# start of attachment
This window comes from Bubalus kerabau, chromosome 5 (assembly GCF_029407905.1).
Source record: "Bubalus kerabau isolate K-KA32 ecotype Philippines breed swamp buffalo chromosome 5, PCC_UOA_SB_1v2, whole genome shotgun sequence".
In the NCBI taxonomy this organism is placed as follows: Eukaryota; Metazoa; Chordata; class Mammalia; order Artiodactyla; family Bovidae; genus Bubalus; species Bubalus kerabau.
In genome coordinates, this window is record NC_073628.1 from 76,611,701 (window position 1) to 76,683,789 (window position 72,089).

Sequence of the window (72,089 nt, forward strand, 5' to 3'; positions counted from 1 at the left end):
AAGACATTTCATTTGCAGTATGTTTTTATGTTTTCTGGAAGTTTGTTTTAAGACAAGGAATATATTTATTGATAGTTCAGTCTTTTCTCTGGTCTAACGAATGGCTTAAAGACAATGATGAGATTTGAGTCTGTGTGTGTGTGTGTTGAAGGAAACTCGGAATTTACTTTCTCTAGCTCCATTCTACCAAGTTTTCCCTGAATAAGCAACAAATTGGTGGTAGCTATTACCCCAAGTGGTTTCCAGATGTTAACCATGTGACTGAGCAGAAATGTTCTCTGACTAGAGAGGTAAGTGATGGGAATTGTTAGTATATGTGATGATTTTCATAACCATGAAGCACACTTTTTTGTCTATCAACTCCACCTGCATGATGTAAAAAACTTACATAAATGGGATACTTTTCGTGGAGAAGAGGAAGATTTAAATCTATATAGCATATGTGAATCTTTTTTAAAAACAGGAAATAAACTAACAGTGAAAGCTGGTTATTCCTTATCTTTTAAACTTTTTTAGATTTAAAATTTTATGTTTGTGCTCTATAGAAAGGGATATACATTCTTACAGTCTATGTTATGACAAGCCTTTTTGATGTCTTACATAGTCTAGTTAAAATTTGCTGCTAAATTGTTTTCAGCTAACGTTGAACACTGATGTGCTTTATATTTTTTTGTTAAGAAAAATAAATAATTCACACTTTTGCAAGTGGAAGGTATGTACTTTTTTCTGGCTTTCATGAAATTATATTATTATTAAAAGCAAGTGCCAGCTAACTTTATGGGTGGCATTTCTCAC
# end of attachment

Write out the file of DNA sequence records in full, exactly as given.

This window comes from Bubalus kerabau, chromosome 5 (assembly GCF_029407905.1).
Source record: "Bubalus kerabau isolate K-KA32 ecotype Philippines breed swamp buffalo chromosome 5, PCC_UOA_SB_1v2, whole genome shotgun sequence".
In the NCBI taxonomy this organism is placed as follows: Eukaryota; Metazoa; Chordata; class Mammalia; order Artiodactyla; family Bovidae; genus Bubalus; species Bubalus kerabau.
In genome coordinates, this window is record NC_073628.1 from 76,611,701 (window position 1) to 76,683,789 (window position 72,089).

Sequence of the window (72,089 nt, forward strand, 5' to 3'; positions counted from 1 at the left end):
AAGACATTTCATTTGCAGTATGTTTTTATGTTTTCTGGAAGTTTGTTTTAAGACAAGGAATATATTTATTGATAGTTCAGTCTTTTCTCTGGTCTAACGAATGGCTTAAAGACAATGATGAGATTTGAGTCTGTGTGTGTGTGTGTTGAAGGAAACTCGGAATTTACTTTCTCTAGCTCCATTCTACCAAGTTTTCCCTGAATAAGCAACAAATTGGTGGTAGCTATTACCCCAAGTGGTTTCCAGATGTTAACCATGTGACTGAGCAGAAATGTTCTCTGACTAGAGAGGTAAGTGATGGGAATTGTTAGTATATGTGATGATTTTCATAACCATGAAGCACACTTTTTTGTCTATCAACTCCACCTGCATGATGTAAAAAACTTACATAAATGGGATACTTTTCGTGGAGAAGAGGAAGATTTAAATCTATATAGCATATGTGAATCTTTTTTAAAAACAGGAAATAAACTAACAGTGAAAGCTGGTTATTCCTTATCTTTTAAACTTTTTTAGATTTAAAATTTTATGTTTGTGCTCTATAGAAAGGGATATACATTCTTACAGTCTATGTTATGACAAGCCTTTTTGATGTCTTACATAGTCTAGTTAAAATTTGCTGCTAAATTGTTTTCAGCTAACGTTGAACACTGATGTGCTTTATATTTTTTTGTTAAGAAAAATAAATAATTCACACTTTTGCAAGTGGAAGGTATGTACTTTTTTCTGGCTTTCATGAAATTATATTATTATTAAAAGCAAGTGCCAGCTAACTTTATGGGTGGCATTTCTCAC